Book traces the evolution of how we measure the universe
September 13, 1999
By L.D. Meagher
(CNN) -- If we are to understand the nature of the universe that surrounds us, we might start by trying to determine just how much of it there is. It's an endeavor that has occupied the human mind for at least 2,300 years, including some of the best scientific minds of the 20th Century.
In "Measuring the Universe," science writer Kitty Ferguson traces the evolution of thought that accompanied the ongoing efforts to determine the size of the Earth, the solar system, and ultimately all of space. Each step up what she describes as a "ladder" of measurement has been accompanied by a new way of thinking about how the world works.
Take Eratosthenes, a scholar in Egypt during Hellenistic times. When he learned that a shaft of sunlight penetrated to the bottom of a well in Syrene on the summer solstice, he deduced that he could use the information to measure the circumference of the Earth. That meant, of course, that he understood our planet is spherical. The notion that the Earth is round actually pre-dates the New Testament.
At about the same time, another Egyptian scholar, Aristarchus of Samos, was trying to figure out how far the moon and sun are from the Earth. In the process, he deduced that the moon orbits the Earth, and the Earth orbits the sun. His insight beat Copernicus to the punch by a millennium and a half. Unlike Copernicus, however, nobody believed Aristarchus.
Ferguson uses such examples from the early history of science to illuminate the central point of her book. Taking the measure of a world -- or a universe -- forces us to examine it and try to understand it. She introduces us to a procession of scientists who have helped humanity get a grip on just how much space there is around us. Some are well known figures -- Galileo, Newton, Einstein, Hawking -- while others have toiled in relative obscurity. Astronomer Vesto Melvin Slipher, for example, spent his entire career working at a single observatory. Yet his findings demonstrated that most of the "nebulae" charted in the sky during the early 20th Century were moving rapidly away from us. His work inspired an attorney-turned-astronomer named Edwin Hubble, for whom the Space Telescope is named, to discover that the "nebulae" are in fact distant galaxies and their movement charts the expansion of the universe.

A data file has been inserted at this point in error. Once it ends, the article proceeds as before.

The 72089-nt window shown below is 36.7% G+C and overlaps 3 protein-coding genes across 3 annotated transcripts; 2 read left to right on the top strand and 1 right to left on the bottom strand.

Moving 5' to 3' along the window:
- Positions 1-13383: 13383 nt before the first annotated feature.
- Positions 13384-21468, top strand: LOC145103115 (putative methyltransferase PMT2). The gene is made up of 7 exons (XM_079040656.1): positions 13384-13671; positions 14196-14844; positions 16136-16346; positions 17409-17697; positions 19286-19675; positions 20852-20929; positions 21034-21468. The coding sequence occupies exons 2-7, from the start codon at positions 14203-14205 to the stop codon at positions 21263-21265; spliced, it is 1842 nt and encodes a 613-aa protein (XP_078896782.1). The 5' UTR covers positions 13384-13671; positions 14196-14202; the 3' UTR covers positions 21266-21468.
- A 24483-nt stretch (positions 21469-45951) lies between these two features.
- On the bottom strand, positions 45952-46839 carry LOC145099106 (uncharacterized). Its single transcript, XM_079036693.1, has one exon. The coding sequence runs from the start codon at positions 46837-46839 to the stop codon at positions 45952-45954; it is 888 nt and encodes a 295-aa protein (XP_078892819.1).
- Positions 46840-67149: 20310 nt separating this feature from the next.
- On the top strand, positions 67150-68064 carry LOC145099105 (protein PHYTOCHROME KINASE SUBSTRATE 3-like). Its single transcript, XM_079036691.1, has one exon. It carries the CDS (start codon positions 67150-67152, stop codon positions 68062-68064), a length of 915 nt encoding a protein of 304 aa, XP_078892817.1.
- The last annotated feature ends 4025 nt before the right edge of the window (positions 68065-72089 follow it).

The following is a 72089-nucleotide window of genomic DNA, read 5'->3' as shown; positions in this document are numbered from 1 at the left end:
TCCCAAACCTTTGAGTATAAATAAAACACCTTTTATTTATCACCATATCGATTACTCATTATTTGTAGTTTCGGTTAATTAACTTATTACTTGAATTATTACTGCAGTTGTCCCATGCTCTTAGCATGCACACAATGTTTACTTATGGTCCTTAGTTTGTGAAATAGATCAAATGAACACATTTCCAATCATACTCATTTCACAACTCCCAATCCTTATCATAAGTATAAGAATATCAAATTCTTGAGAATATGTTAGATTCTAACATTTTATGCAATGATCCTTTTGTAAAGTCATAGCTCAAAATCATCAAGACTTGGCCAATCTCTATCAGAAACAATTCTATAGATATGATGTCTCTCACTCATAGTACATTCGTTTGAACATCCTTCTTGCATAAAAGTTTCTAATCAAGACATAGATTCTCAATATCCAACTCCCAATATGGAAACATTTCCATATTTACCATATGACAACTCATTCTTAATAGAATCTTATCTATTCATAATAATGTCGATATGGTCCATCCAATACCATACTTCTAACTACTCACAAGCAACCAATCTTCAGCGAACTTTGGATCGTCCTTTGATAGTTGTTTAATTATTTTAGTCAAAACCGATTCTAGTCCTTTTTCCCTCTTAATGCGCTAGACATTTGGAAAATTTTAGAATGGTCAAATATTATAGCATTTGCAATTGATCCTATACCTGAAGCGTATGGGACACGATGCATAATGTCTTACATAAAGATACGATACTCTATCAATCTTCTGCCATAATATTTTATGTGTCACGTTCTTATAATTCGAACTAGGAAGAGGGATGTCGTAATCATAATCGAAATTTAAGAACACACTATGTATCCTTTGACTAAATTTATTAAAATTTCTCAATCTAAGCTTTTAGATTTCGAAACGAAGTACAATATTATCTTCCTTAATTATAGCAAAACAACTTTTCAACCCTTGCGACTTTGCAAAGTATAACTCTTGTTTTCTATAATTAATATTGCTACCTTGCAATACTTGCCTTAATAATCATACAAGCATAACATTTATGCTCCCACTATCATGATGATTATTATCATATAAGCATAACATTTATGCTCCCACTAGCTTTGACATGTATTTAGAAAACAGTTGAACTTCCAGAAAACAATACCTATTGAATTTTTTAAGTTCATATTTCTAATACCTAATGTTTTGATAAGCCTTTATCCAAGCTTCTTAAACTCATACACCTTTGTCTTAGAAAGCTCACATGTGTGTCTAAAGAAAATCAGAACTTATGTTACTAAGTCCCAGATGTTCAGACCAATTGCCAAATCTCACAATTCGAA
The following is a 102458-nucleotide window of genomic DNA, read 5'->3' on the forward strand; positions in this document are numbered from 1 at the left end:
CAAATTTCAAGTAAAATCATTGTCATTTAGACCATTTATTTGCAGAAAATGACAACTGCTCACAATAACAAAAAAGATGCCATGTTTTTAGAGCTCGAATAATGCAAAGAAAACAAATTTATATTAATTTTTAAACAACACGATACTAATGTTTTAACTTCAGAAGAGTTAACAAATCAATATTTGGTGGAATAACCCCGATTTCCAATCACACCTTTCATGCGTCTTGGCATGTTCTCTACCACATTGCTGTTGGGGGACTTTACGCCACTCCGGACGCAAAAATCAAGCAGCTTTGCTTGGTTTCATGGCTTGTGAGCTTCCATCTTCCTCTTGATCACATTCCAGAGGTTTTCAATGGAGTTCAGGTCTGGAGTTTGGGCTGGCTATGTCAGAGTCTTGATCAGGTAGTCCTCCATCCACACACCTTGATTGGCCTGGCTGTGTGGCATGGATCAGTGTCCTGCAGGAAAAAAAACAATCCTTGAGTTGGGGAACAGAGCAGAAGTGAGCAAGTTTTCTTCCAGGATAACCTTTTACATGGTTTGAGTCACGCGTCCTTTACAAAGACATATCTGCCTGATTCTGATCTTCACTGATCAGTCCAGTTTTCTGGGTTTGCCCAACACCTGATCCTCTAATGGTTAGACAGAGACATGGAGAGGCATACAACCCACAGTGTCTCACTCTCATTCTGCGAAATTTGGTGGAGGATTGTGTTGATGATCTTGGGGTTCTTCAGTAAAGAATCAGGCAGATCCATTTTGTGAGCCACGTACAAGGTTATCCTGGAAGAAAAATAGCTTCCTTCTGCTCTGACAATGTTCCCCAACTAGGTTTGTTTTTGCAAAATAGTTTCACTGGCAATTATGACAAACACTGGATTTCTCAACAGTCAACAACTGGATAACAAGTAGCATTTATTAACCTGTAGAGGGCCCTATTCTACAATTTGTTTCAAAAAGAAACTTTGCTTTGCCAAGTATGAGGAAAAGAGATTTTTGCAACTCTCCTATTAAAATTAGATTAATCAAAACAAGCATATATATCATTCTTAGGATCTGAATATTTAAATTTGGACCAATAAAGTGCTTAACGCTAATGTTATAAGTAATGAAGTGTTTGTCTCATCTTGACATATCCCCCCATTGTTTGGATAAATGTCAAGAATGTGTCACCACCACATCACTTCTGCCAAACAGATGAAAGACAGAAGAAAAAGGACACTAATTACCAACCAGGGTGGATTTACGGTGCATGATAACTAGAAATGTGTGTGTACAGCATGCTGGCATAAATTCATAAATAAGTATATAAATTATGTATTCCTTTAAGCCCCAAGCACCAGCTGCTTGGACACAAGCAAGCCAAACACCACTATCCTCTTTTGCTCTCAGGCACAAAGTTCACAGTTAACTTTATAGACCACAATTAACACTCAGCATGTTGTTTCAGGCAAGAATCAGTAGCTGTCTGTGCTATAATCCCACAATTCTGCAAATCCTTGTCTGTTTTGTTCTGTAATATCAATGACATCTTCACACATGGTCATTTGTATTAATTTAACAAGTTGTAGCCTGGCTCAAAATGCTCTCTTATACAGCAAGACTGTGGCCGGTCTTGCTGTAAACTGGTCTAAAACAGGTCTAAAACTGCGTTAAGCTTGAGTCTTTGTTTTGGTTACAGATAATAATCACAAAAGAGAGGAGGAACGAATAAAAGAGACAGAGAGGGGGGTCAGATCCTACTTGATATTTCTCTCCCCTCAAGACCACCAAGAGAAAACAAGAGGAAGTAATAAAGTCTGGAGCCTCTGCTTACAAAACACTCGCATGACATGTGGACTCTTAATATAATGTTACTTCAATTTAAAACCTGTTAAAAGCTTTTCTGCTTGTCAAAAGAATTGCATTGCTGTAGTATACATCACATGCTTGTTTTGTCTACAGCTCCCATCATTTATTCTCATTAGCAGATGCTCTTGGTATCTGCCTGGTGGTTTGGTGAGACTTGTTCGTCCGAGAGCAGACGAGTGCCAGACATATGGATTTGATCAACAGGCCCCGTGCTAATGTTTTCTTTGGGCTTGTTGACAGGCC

For a book about distances, "Measuring the Universe" contains surprisingly few numbers. Mostly, it focuses on people. Ferguson manages to breathe life into the figures that tower over the history of astronomy. She tells us that Johannes Kepler was intent on becoming a Lutheran minister, and fell into mathematics and astronomy almost by accident. She reveals that while he was working out his landmark laws of planetary motion, Kepler often made ends meet by casting horoscopes.
Today's astronomers and astrophysicists have better tools than a shaft of sunlight in a well. But they demonstrate the same kind of imagination Eratosthenes had as they puzzle out the meaning behind what their instruments detect. "Einstein often spoke of the gift of fantasy being essential to the work he did," Ferguson writes. "Certainly these intellectual descendants of his who speculate about how the universe fits into a larger context have that gift. In one sense, they are all remarkably inventive yarn spinners. And yet their theories and proposals are not science fiction. This is fantasy tethered to the known world by hefty guy wires of mathematical equations."
They are pushing back the boundaries of science itself as they try to determine the distance to the ends of the universe -- and whether it has anything remotely resembling an "end." Ferguson shows us that the expanding scale of the universe is forcing a new way of thinking about how it came to be. "How big" not only determines "how old." It may in some way define what the universe is. On a cosmic scale, it turns out, size really does matter.
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